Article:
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Considerations for Moving a Loved One Home from a Nursing Facility, Rest Home or Assisted Living Residence

older woman smilingDuring the declared State of Emergency in response to the COVID-19 pandemic, families may be considering whether their loved one should move from a Nursing Facility, Rest Home or Assisted Living Residence. The following information about the processes different facilities follow and the questions to ask can help in this complex decision making process.

Step 1: What type of facility does my loved one reside in?

The processes and implications are different depending on where your loved one resides.

If a Loved One Lives in an Assisted Living Residence (ALR):If a Loved One Lives in a Nursing Facility or Rest Home:

There is no uniform process to move out as the tenancy is governed by landlord-tenant law; however,

  • If the move is permanent, it is important to check the resident agreement to understand any applicable terms or penalties for terminating residency.

  • If the move is temporary, it is important to inform the residence (preferably in writing) that the family member will be spending time away from the ALR and continue to make required payments to preserve your family member’s tenancy so that they can return to their unit at a later date.

  • It is also important to coordinate the date, time, and process for the move or subsequent return with the ALR and ensure access to any necessary medications, supplies, and assistive equipment.

If you have decided on a discharge home, you can begin the process by:

  • Contacting the social worker at the nursing home to begin to facilitate the discharge process outlined below.

  • The resident may initiate this contact on their own or if a resident does not have decisional capacity, the authorized contact or guardian can make this request.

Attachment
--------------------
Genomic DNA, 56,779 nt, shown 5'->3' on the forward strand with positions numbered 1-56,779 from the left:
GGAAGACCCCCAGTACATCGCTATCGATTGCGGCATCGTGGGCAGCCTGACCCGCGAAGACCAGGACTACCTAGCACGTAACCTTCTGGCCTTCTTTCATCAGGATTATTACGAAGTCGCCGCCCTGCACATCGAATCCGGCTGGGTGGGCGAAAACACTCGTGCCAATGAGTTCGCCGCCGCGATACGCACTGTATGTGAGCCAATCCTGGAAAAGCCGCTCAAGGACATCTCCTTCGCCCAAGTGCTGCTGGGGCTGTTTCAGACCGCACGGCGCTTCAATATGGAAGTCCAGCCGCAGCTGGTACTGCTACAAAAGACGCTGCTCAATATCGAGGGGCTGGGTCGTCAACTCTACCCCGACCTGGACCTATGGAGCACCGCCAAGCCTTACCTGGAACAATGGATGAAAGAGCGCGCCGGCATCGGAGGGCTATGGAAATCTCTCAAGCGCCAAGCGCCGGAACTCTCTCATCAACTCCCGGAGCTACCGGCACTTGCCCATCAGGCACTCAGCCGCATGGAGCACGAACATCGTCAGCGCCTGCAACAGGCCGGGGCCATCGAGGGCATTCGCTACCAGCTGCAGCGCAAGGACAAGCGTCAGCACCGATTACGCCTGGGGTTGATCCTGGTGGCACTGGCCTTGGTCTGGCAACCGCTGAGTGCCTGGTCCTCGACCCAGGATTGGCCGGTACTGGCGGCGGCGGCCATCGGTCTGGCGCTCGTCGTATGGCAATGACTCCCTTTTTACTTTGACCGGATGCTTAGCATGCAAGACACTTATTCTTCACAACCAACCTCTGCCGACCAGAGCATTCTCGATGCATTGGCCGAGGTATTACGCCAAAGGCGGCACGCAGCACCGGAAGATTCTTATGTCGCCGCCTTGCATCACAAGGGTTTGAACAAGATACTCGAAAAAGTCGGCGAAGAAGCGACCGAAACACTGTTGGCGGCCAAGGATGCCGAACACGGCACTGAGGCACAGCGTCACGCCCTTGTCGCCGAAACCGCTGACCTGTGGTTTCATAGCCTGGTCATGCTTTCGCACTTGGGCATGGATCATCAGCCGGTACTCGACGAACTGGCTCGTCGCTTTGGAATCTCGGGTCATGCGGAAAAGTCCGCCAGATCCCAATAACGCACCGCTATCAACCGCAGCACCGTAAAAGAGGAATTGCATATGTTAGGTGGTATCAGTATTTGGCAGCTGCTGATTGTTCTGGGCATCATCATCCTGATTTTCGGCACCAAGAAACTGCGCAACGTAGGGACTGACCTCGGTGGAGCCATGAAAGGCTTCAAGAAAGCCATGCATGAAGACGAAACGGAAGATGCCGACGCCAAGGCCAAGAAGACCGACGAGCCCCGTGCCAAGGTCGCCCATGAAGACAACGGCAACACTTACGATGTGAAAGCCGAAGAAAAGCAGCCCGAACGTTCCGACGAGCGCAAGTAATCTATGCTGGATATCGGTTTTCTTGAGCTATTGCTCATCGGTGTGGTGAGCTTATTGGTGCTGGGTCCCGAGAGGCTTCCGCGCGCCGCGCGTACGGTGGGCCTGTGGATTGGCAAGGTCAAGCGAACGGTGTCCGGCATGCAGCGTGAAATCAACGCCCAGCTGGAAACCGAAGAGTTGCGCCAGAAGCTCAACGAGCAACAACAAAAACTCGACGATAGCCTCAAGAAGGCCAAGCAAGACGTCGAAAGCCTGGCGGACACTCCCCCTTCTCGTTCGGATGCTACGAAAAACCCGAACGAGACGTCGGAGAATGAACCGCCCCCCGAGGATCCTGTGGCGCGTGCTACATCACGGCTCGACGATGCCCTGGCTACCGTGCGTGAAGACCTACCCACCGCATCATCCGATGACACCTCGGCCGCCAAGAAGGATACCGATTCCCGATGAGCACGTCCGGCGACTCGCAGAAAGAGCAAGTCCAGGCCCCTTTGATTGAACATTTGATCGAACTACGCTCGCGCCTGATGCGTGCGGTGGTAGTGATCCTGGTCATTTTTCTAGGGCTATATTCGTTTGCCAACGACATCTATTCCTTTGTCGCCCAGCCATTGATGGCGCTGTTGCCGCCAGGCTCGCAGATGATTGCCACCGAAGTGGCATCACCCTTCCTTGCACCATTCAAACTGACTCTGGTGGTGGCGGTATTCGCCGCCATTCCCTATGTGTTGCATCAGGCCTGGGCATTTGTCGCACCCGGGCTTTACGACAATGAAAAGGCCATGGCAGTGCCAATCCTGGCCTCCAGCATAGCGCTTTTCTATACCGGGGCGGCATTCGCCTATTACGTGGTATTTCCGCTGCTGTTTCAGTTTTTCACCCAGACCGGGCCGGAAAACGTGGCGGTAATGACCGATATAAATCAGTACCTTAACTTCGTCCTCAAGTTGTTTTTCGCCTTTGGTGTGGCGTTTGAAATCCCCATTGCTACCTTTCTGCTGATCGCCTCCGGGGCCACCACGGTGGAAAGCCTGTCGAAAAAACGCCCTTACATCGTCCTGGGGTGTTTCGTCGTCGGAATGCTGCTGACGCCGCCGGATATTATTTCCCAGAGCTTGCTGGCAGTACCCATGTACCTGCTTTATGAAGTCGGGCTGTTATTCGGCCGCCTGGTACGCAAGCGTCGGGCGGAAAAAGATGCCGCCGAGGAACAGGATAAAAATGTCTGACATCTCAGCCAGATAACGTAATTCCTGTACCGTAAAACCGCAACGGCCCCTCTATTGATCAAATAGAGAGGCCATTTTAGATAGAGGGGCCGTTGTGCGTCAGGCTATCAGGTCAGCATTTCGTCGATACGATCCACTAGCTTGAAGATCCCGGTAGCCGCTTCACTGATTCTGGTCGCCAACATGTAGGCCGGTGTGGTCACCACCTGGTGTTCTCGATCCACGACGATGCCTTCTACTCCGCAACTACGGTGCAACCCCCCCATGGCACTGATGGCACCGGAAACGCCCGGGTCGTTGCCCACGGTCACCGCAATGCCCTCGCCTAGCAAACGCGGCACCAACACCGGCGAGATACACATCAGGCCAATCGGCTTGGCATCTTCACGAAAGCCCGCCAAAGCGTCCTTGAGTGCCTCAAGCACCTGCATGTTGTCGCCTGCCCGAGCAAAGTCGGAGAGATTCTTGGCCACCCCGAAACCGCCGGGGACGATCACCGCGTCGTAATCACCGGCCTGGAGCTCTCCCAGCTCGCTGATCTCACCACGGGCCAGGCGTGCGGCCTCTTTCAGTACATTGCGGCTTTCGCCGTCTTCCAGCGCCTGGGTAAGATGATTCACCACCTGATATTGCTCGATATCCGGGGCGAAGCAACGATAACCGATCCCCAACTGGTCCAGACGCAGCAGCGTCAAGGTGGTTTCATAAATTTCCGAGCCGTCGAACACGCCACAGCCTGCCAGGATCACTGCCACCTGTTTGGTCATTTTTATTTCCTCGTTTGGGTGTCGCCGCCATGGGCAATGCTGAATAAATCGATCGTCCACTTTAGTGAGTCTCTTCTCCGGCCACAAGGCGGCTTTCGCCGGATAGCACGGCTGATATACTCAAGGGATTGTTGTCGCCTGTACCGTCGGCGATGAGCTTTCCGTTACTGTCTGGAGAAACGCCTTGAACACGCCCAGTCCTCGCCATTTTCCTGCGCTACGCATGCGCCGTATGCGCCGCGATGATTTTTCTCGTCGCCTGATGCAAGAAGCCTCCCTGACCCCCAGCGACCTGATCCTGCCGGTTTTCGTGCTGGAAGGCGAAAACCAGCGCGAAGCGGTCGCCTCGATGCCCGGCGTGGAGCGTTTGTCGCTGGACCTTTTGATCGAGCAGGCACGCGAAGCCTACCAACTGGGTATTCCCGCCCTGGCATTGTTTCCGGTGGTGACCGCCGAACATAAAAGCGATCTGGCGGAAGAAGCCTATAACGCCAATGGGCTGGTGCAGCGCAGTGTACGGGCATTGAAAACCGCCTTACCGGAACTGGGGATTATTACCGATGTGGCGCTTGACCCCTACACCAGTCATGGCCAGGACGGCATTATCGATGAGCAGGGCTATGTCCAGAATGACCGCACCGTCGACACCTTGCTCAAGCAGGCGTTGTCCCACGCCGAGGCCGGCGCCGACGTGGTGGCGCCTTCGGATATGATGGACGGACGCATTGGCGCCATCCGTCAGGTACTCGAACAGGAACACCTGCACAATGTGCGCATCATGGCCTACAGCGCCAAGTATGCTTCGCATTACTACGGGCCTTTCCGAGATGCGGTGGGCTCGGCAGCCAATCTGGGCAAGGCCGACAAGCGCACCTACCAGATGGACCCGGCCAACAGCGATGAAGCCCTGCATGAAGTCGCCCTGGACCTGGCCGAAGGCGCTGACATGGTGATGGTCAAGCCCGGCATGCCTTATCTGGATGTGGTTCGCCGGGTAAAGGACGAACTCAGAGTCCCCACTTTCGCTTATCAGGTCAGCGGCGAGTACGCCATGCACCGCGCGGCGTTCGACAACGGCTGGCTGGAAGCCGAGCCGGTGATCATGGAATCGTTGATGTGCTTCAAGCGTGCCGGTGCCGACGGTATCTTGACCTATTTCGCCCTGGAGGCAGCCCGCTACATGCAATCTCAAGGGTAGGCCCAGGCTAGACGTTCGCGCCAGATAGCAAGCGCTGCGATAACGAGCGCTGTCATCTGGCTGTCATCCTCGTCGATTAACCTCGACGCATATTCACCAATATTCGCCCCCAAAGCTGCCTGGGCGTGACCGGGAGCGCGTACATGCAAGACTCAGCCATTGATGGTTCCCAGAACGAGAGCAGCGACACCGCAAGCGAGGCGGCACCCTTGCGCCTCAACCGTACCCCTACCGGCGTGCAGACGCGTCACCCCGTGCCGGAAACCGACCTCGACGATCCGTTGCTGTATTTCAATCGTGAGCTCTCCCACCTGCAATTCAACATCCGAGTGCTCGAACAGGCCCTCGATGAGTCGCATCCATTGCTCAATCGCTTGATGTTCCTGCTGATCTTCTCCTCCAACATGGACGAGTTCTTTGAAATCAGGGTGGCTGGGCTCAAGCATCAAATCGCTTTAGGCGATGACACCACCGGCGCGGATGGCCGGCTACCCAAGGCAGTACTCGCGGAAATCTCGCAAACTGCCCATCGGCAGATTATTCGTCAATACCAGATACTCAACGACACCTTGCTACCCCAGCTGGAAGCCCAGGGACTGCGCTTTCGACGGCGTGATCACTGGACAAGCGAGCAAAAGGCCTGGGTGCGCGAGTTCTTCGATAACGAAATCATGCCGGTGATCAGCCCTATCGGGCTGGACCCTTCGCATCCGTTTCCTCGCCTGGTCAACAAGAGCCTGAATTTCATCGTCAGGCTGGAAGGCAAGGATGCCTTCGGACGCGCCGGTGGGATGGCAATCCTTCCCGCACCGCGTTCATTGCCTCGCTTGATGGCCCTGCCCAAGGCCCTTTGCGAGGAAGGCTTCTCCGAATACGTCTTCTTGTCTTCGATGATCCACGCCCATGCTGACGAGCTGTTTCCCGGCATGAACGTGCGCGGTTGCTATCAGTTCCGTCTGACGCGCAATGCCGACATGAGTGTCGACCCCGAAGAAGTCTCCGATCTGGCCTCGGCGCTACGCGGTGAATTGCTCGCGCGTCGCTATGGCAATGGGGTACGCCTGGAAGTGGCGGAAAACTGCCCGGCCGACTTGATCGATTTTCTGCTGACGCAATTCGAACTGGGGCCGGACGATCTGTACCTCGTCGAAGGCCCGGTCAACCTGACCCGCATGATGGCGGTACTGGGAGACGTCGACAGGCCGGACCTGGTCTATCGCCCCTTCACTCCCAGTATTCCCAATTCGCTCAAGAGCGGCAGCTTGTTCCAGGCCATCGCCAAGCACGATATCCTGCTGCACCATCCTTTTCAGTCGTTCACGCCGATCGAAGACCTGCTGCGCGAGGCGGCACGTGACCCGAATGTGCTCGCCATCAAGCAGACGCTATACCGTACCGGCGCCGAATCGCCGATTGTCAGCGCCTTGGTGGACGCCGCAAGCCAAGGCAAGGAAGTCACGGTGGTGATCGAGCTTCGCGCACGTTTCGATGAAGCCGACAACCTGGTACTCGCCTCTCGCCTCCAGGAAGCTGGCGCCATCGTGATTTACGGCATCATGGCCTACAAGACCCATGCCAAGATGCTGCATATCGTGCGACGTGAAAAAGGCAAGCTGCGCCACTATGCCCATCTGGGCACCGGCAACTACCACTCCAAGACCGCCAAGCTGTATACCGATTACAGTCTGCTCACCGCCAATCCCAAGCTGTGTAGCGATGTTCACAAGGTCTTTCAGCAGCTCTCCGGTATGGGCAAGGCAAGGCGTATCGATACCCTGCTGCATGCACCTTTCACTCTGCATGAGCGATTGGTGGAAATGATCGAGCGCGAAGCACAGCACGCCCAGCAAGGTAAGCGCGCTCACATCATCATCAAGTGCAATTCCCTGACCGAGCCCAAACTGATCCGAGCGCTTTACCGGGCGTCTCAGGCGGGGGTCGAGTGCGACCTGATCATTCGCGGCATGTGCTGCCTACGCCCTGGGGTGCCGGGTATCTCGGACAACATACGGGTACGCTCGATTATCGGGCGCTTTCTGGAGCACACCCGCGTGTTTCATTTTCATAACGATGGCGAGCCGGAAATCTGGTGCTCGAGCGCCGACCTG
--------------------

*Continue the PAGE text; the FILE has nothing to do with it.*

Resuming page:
• It is important to note that if a family chooses to discharge a loved one from a nursing facility or rest home, their loved one is not guaranteed re-admittance to that facility.

Have you factored in your loved one’s opinion about whether s/he wants to stay or go?

Step 2: Primary Considerations for Moving a Loved One

Here are some key questions to consider in moving a loved one from their facility to home:

  • Have you factored in your loved one’s opinion about whether s/he wants to stay or go?
  • Is there consistent support and a backup plan should that support not be available?
  • Is your home able to handle your loved one’s needs?
  • Has your loved one been tested to ensure they do not have the virus?
  • Is there a plan for what would happen if someone in your home gets infected?
  • What happens if your loved one becomes ill or needs more care than you can provide once they are in your home?
  • Can your loved one return to the facility once the pandemic is over?
  • Will your loved one have to reapply for Medicaid before going back to a nursing home?
  • What specific services and supports does your loved one need?

Step 3: What are your loved one’s needs? Who will provide assistance?

This chart below can assist with evaluating your loved one’s needs, help you gage the level of assistance s/he may require, and who within the family/social support network can provide the in-home assistance. This chart can be shared with the social worker to help determine how much assistance is required and if an outside service is needed.

NeedsIndependent/Able to do for themselvesFamily/Friend/In-home Support will provide needed assistanceWill need outside assistance
Bathing/Personal Hygiene      
Getting dressed/undressed      
Toileting      
Walking (Ambulating)      
Getting into and out of chair or bed (Transferring)      
Taking or reminding to take medication      
Meal Preparation      
Shopping      
Laundry      
Transportation to Medical Appointments      
Supervision (due to cognition/memory loss)      
Other      

Step 4: If You Decide Outside Services Are Needed

Now that you have a sense of what your loved one’s needs are and which of these needs requires outside assistance, there are resources in your community to assist you with these decisions.

Aging Services Access Points (ASAPs), including LifePath, are available in every region in the state and can help evaluate the following questions regarding the long-term care needs of a loved one.

  • What services or care are available to support community living?
  • What assistive devices or home modifications are available to support my loved one living in the community?
  • Does insurance cover any services, care and/or home modifications? If not, what funding, loans or donations may be available?

Additionally, if your loved one was previously receiving in-home services from their local ASAP, the ASAP can assist with reinstating services upon their return home.

Call LifePath at 413-773-5555, X1230 or 978-544-2259, X1230 or email This email address is being protected from spambots. You need JavaScript enabled to view it. to get the help you need.